Study Shows Czech and German Deer Won’t Cross Border Where the Iron Curtain Stood
Forgive us, deer. That wasn't humanity at its best. I hope.
A study of 300 red deer has revealed that even though the Iron Curtain fell years ago, the animals still refuse to cross between the Czech and Bavarian sides. One researcher told the BBC they are “just very conservative,” but a better word might be “frightened.”
The study’s findings imply that fawns learn the boundaries of their habitat from their mothers—with an average life span of 15 years, today’s generation of red deer weren’t alive when an electric fence separated the countries.
The results came from a seven year study that placed GPS collars on 300 Czech and German deer. Project leader biologist Pavel Sustr told the BBC,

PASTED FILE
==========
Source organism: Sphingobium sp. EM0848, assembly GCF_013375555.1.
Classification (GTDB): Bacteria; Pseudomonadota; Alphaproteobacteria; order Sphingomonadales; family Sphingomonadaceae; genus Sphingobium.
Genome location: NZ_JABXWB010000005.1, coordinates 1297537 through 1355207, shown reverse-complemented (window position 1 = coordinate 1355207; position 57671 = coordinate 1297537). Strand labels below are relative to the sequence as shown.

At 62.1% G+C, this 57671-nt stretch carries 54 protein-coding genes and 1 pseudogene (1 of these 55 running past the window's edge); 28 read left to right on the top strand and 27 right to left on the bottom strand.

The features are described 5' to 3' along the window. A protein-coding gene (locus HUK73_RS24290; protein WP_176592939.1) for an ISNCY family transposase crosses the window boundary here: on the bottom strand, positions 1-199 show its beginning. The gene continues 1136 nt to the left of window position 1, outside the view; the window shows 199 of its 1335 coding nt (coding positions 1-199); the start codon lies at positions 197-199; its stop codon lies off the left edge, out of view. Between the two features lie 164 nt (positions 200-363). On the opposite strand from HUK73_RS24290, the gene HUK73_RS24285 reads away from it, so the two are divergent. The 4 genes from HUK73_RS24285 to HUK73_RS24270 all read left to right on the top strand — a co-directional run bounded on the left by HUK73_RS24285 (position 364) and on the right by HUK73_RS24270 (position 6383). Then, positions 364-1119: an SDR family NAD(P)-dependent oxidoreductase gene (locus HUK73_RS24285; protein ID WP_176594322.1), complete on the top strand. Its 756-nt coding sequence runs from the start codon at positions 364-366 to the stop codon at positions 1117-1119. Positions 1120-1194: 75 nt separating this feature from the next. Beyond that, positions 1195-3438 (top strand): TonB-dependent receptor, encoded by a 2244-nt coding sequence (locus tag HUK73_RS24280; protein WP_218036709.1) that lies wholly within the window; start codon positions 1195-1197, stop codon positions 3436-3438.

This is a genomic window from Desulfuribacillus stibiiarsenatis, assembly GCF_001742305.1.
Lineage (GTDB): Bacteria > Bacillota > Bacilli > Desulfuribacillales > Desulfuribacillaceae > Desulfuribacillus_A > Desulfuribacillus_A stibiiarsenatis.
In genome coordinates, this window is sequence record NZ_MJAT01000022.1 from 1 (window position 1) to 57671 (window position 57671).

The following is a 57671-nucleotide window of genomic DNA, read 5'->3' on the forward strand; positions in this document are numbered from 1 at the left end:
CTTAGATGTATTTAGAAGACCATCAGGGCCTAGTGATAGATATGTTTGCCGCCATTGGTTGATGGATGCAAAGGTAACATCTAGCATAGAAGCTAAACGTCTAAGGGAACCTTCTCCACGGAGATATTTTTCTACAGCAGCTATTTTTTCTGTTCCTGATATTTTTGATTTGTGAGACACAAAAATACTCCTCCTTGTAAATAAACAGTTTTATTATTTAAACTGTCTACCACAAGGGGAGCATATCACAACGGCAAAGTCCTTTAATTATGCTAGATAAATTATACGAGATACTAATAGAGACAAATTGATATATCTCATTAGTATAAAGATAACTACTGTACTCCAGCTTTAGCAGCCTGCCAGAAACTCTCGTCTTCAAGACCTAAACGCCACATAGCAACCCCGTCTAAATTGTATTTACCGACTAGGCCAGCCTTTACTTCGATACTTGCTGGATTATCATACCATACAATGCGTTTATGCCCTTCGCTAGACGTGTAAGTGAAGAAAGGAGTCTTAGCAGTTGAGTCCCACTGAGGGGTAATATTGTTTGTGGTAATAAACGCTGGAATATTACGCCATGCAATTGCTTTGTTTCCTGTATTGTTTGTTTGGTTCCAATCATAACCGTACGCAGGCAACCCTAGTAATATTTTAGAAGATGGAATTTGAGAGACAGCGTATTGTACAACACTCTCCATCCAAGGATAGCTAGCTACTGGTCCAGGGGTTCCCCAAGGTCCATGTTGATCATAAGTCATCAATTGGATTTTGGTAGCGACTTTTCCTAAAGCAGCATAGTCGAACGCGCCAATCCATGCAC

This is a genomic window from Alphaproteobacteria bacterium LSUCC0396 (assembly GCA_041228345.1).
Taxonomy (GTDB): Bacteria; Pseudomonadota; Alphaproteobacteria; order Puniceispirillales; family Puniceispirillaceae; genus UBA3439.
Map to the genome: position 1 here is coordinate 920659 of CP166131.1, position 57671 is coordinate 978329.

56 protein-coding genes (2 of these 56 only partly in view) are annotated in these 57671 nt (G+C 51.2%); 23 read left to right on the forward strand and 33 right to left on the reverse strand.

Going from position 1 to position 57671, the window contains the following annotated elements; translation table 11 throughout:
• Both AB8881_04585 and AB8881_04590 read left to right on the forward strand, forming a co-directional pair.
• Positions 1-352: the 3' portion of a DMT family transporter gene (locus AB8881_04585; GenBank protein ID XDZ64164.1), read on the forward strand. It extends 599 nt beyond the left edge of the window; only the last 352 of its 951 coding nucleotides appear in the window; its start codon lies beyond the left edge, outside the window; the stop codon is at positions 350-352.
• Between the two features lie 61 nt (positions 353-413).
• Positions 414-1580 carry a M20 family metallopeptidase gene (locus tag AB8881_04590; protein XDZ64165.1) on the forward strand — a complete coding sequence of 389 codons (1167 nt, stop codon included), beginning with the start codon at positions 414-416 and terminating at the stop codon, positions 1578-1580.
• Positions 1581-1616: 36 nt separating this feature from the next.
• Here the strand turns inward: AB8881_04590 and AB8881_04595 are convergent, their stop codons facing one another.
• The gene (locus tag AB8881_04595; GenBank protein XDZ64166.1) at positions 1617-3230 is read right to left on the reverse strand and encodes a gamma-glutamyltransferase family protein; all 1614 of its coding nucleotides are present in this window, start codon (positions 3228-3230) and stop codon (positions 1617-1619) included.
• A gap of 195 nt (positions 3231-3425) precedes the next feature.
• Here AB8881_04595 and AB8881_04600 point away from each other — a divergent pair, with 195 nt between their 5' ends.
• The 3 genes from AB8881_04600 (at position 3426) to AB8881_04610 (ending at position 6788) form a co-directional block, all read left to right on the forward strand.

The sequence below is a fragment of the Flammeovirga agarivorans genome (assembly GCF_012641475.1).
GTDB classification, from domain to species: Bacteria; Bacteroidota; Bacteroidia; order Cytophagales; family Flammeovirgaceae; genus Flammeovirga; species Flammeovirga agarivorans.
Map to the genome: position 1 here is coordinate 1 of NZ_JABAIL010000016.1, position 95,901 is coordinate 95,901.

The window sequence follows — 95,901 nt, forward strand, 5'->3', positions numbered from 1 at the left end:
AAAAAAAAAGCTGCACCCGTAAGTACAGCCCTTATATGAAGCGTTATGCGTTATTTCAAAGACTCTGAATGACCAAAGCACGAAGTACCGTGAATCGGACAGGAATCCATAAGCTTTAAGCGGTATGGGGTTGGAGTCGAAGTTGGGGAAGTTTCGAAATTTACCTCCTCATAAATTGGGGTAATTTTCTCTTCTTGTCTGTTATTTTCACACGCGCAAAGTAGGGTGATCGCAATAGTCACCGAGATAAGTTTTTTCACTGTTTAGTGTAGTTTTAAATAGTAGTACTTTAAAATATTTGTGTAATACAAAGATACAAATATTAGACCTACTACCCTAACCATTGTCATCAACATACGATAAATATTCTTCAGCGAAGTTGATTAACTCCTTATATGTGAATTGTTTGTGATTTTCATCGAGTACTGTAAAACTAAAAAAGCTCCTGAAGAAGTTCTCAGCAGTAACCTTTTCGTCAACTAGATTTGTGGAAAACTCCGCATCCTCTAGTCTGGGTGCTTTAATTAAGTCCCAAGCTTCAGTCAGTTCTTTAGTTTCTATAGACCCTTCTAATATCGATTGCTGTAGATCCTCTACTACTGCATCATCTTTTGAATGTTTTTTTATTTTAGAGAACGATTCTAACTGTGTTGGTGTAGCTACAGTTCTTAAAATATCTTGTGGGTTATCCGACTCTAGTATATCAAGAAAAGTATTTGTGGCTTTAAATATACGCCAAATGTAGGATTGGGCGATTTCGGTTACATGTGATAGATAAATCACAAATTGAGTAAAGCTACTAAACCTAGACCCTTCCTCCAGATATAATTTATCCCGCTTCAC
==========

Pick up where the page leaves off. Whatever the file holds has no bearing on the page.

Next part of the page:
It was fascinating to realize for the first time that anything like that is possible. But the border still plays a role for them and separates the two populations.
Since the deer apparently inherit perception of their habitat, the Czech and German populations will likely continue to respect the boundaries our species placed on them until an external force intervenes to restore their full frolicking rights. A Czech and Bavarian deer need to make the beast with two backs and have a baby, fast.
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